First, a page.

Friday, November 13, 2009

The Fallacy of the Democratic Party

By Jesus A. Rivas

The Democratic Party is just as guilty as NPR of producing the illusion of an alternative to the Republican Party. Nobody would argue that their policies are not a lot better than those of the Republican Party for the poor people of the country and also for the environment. But the solutions that the Democratic Party offers fall far from the real needs and the problems of the country. For instance, they talk about making health insurance more affordable or universal health insurance, not about universal health care and making sure that everybody receives the medical care that s/he needs (as in the case in all the developed countries and several developing ones). They talk about raising minimum wages, not about making sure that every body can make "living wages". They talk about keeping more jobs in the US, not about stopping NAFTA and other free trade agreements that are so badly strangling the working classes (and the environment). They talk about "better diplomatic policies" and working with our allies, not about a deeper change in our approach to international politics; stopping for once and for all, policies of invasions, warmongering and "regime changes" that have characterized the US for the last century.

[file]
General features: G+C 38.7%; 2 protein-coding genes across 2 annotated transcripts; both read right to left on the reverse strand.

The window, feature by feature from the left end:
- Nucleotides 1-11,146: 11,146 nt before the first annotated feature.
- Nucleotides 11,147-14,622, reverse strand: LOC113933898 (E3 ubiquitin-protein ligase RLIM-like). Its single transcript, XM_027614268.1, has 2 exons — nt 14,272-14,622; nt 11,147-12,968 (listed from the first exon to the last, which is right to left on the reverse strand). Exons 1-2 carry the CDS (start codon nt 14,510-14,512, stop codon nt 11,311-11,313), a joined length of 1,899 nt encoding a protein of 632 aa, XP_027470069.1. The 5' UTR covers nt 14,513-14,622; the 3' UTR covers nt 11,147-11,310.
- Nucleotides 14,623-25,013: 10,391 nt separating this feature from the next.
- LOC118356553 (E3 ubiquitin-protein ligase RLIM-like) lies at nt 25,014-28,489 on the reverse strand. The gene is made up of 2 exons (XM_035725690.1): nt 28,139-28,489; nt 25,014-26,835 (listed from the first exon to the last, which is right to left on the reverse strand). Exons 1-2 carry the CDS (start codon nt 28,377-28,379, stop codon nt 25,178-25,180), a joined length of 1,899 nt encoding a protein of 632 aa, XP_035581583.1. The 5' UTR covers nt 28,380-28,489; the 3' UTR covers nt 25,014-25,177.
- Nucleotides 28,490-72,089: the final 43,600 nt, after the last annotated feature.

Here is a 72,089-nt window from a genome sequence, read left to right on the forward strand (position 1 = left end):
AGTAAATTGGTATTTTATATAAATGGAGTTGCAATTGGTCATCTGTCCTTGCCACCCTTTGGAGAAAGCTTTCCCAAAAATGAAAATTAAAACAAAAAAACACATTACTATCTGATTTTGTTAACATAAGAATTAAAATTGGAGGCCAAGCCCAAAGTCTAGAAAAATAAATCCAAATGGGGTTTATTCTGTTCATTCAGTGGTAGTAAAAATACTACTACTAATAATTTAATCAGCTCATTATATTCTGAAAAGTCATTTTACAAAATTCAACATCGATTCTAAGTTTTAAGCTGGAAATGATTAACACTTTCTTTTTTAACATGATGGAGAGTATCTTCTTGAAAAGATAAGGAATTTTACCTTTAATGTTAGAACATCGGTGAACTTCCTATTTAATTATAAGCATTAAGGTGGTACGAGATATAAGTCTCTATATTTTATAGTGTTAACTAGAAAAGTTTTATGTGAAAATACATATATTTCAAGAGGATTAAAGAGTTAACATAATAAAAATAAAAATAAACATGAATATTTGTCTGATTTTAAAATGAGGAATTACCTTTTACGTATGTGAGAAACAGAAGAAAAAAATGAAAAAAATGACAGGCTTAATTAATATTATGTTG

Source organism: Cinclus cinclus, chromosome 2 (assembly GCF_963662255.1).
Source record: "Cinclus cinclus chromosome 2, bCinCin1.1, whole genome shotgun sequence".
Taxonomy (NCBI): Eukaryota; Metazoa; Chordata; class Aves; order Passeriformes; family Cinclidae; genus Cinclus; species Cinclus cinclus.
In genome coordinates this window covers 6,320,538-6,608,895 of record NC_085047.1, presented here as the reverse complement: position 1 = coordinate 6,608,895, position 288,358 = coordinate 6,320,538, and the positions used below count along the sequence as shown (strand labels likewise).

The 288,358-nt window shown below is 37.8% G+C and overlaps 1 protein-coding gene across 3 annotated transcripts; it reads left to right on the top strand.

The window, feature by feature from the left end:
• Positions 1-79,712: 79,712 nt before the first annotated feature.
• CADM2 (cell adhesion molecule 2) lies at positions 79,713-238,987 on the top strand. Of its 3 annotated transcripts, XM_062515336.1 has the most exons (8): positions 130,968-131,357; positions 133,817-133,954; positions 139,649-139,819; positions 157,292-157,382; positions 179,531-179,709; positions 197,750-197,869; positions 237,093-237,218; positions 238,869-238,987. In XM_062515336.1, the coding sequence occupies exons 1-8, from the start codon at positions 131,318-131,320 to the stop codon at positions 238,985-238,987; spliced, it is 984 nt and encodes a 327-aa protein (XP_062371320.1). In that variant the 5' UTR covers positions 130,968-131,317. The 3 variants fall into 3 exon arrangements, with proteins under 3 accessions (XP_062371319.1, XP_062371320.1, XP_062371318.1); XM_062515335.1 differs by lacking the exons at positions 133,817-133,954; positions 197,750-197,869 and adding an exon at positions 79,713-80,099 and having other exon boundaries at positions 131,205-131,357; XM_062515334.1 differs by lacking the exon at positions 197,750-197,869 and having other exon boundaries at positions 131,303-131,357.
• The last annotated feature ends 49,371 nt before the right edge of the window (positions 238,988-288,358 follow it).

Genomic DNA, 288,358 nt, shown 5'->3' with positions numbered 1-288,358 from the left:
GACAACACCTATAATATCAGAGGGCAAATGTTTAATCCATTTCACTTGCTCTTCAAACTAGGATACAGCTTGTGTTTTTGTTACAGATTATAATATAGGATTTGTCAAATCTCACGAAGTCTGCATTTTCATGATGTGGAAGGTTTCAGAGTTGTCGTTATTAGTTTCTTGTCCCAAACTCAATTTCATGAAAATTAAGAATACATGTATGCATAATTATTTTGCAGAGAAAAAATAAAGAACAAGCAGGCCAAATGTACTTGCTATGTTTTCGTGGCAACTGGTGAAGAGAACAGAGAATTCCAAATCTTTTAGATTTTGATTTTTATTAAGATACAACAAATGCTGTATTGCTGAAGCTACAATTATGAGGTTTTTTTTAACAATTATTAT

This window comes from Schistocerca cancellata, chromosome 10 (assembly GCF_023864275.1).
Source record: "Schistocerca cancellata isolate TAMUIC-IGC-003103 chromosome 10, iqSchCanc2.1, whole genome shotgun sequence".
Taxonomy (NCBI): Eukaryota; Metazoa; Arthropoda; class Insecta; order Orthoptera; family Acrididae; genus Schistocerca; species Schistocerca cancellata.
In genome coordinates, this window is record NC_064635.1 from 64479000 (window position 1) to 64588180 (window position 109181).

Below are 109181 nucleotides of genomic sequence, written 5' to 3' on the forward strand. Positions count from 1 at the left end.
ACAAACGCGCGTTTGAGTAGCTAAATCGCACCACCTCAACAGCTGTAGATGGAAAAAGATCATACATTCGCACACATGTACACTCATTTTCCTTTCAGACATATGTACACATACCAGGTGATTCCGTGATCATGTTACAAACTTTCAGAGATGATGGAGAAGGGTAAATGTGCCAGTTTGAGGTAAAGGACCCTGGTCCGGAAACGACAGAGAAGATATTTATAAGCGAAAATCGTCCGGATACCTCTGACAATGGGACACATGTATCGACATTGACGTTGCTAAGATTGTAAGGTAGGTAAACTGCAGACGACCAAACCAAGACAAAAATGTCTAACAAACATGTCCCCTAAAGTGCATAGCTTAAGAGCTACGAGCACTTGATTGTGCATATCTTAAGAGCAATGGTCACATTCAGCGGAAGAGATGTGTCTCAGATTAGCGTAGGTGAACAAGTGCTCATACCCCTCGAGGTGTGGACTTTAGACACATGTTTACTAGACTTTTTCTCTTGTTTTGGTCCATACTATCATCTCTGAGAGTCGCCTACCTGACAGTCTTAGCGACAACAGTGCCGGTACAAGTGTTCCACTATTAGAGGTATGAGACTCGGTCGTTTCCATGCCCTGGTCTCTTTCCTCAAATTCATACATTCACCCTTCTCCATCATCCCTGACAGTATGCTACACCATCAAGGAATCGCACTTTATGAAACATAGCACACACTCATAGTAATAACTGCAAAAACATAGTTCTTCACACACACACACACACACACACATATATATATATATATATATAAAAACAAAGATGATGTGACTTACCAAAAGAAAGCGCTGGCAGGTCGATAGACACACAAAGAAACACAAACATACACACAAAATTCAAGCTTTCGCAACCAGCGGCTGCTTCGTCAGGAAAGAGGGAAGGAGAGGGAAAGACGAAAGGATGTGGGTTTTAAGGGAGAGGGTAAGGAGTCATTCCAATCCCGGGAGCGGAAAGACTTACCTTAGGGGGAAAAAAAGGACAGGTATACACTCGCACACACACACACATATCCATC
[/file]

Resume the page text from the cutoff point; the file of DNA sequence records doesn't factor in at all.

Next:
This is only a list of the many issues in which, while having a better proposal than Republicans, the Democratic Party still falls short of providing a real solution. In the mean time, because of their sole presence (and also active lobbying) they prevent the development of a truly pro-people and pro environment party that would stand for world peace, the rights of the working classes, true environmental policies and not catering to the corporate interests. So while the Democratic Party produces the illusion of an alternative, it does not help to solve the real problems the people have and ends up distracting from the search for a real solution.

Taken from the article, "What is wrong with pain killers, NPR, the Democratic party, and Conservation Biologists."

About the Author:
Jesus A. Rivas is a biologist from the Universidad Central de Venezuela. His research interests include natural history, ethology, and conservation. He has been working for a number of years in the study of behavioral ecology and conservation of large tropical reptiles of the llanos of Venezuela which is his homeland. He obtained his Ph.D. from the University of Tennessee (Laboratory of Reptile Ethology). He taught for one year at Boston University, made TV documentaries for National Geographic Television as a field correspondent and continues to make independent film documentaries. He is currently Assistant Professor in the Department of Math and Natural Sciences at Somerset Community College in Somerset, KY. He is also a prolific writer on social and political matters.


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